TO WHOM IT MAY CONCERN: The Jacksonville District of the U.S. Army Corps of Engineers (Corps) has received a complete prospectus proposing the establishment of a mitigation bank pursuant to the 2008 Compensatory Mitigation for Losses of Aquatic Resources regulations (33 CFR Part 332) as described below:
APPLICANT: Mr. Jim McCarthy
North Florida Land Trust, Inc.
843 West Monroe Street
Jacksonville, Florida 32202
LOCATION: The proposed project, identified as the 94.06-acre North Florida Land Trust Salt Marsh Mitigation Bank (NSMMB), is located on nine manmade dredge spoil islands along a four-mile length of the Intracoastal Waterway, from Sawpit Creek to Broward Creek, within unclassified sections of Township 1 North, and Ranges 28 and 29 East, Duval County, Florida.
APPROXIMATE CENTRAL COORDINATES:
Island 1 Island 2 Island 3
Latitude: 30.511717° Latitude: 30.510413° Latitude: 30.504105°
Longitude: -81.46617° Longitude: -81.467218° Longitude: -81.468208°
Island 4 Island 5 Island 6
Latitude: 30.502627° Latitude: 30.497421° Latitude: 30.463143°
Longitude: -81.466034° Longitude: -81.461431° Longitude: -81.454715°
Island 7 Island 8 Island 9
Latitude: 30.461545° Latitude: 30.460262° Latitude: 30.459083°
Longitude: -81.452527° Longitude: -81.452892° Longitude: -81.454047°
PROSPECTUS SUMMARY: Pursuant to 33 CFR 332.8(d)(4), the Corps has posted a full copy of the NSMMB prospectus online so that it is available for review by the public. The prospectus may be downloaded from the Regulatory In-Lieu Fee and Bank Information Tracking System (RIBITS) at web address: https://ribits.usace.army.mil.
Once on the RIBITS homepage, select "Jacksonville" from the "ALL DISTRICTS" drop down menu located in the lower left corner of the screen. Once the district filter has been selected, click on the “Banks & ILF Sites” link located in the Navigation box (upper left corner). This will generate a list of projects, scroll down the list and click on the “NFLT Salt Marsh MB” link. On this page, click on the "Cyber Repository" link located on the menu bar above the General Information box, then click on the Prospectus Documents folder to access the prospectus associated with the NSMMB project.
If you are unable to access the web address, a copy of the prospectus is available upon request to the project manager listed at the end of this public notice.
PROJECT GOALS AND OBJECTIVES: The applicant seeks authorization to enhance, restore, preserve and protect wetlands and uplands on the 94.06-acre property. The primary ecological goals of the NSMMB is maximize the ecological value of the existing soil islands through restoration, enhancement and preservation activities and provided enhanced habitat for state and federally protected avian species. Proposed activities would result in the preservation of 41.96 acres of salt marsh wetlands, 18.76 acres of salt flat, 1.45 acres of upland and 0.02 acres of open water; restoration of 8.72 acres of salt marsh wetlands; enhancement of 23.15 acres of uplands; and recordation of a conservation easement over the entire 94.06 project area. Specific restoration objectives for each dredge spoil island include:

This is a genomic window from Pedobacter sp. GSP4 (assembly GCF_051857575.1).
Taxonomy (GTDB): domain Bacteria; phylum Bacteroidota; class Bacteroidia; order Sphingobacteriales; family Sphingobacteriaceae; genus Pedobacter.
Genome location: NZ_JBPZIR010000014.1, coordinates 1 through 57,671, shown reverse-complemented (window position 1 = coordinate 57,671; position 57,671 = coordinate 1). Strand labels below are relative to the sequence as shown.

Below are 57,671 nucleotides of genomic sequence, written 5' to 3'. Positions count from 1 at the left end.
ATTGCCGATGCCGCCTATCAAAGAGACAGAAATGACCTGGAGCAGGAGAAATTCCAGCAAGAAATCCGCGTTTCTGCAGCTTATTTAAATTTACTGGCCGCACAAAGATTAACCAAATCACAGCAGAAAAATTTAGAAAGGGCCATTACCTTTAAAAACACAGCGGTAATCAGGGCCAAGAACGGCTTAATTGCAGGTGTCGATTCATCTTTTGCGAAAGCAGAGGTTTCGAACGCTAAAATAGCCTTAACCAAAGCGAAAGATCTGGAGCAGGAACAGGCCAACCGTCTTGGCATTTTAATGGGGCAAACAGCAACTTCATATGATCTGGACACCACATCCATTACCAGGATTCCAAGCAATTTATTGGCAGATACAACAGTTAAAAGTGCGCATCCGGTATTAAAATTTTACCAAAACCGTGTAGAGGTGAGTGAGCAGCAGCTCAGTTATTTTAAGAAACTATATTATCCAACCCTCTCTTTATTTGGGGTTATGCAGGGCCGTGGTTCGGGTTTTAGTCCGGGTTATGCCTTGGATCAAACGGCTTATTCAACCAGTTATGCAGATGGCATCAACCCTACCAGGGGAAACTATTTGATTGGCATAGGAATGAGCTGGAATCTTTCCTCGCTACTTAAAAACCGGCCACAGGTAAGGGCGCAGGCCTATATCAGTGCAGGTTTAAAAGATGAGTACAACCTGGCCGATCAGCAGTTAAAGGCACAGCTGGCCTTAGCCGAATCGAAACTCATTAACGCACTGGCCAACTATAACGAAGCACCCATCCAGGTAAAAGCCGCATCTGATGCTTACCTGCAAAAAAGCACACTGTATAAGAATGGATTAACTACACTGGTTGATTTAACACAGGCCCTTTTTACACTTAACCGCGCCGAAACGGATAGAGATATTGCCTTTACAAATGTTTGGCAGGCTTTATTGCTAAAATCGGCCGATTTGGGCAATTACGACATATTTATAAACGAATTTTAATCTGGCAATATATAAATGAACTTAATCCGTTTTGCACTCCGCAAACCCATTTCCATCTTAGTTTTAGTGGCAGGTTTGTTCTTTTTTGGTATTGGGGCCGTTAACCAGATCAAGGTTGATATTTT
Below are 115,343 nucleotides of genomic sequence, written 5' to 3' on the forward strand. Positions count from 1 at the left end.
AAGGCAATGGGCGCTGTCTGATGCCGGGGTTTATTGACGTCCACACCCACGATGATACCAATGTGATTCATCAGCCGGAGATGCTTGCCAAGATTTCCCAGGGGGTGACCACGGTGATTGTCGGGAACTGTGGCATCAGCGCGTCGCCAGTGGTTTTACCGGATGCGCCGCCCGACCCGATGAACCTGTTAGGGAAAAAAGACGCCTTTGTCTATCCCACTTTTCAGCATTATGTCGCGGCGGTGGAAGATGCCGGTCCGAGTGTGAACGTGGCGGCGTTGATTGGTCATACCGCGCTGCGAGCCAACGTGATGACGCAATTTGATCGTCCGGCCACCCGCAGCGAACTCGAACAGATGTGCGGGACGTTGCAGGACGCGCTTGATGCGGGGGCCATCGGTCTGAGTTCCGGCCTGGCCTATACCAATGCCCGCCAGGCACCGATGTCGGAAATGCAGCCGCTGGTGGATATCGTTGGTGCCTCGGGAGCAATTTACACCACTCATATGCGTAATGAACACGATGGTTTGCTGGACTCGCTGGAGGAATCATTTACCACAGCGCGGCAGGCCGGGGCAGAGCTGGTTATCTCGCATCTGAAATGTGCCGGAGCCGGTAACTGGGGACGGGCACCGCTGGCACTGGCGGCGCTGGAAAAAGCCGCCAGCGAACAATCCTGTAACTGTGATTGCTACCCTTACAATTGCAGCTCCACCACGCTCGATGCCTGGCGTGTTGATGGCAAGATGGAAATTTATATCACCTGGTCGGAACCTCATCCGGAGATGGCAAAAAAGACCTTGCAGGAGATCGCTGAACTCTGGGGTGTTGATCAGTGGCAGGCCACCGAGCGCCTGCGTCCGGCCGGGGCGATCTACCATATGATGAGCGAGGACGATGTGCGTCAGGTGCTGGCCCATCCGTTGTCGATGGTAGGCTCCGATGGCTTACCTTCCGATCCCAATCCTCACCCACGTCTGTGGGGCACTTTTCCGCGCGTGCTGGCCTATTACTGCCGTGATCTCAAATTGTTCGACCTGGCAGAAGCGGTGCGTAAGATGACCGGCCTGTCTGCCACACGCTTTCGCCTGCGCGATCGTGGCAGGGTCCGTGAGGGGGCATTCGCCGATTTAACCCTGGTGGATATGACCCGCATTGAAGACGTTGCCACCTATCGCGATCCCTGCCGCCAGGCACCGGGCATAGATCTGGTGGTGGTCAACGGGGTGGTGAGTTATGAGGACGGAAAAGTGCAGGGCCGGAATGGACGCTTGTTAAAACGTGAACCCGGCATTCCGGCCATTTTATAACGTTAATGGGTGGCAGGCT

Island 1 (4.77 acres)
• Preservation of 1.65 acres of salt marsh wetlands, 3.11 acres of salt flat, and 0.01 acre of open water.
Island 2 (3.72 acres)
• Preservation of 2.73 acres of salt marsh wetlands, 0.73 acre of salt flat, 0.25 acre of uplands, and 0.01 acre of open water
Island 3 (4.26 acres)
• Preservation of 2.22 acres of salt marsh wetlands, 0.06 acre of salt flat, and 1.08 acres of uplands.
• Restoration of 0.90 acre of salt marsh wetlands by excavating spoil material and planting native salt marsh vegetation.
Island 4 (11.08 acres)
• Preservation of 4.84 acres of salt marsh wetlands and 0.18 acre of salt flat.
• Restoration of 2.60 acres of salt marsh wetlands by excavating spoil material and planting native salt marsh vegetation.
• Enhancement of 3.46 acres of upland by vegetation thinning.
Island 5 (57.71 acres)
• Preservation of 21.91 acres of salt marsh wetlands and 13.82 acres of salt flat.
• Restoration of 4.20 acres of salt marsh wetlands by excavating spoil material and planting native salt marsh vegetation.
• Enhancement of 17.78 acres of upland by vegetation thinning.
Island 6 (8.93 acres)
• Preservation of 6.00 acres of salt marsh wetlands and 0.36 acre of salt flat.
• Restoration of 0.66 acre of salt marsh wetlands by excavating spoil material and planting native salt marsh vegetation.
• Enhancement of 1.91 acres of uplands by vegetation thinning.
Island 7 (1.14 acres)
• Preservation of 0.70 acre of salt marsh wetlands and 0.44 acre of salt flat.
Island 8 (0.79 acres)
• Preservation of 0.62 acre of salt marsh wetlands, 0.05 acre salt flat, and 0.12 acre of uplands.
Island 9 (1.66 acres)
• Preservation of 1.29 acre of salt marsh wetlands and 0.01 acre of salt flat.
• Restoration of 0.36 acre of salt marsh wetlands by excavating spoil material and planting native salt marsh vegetation.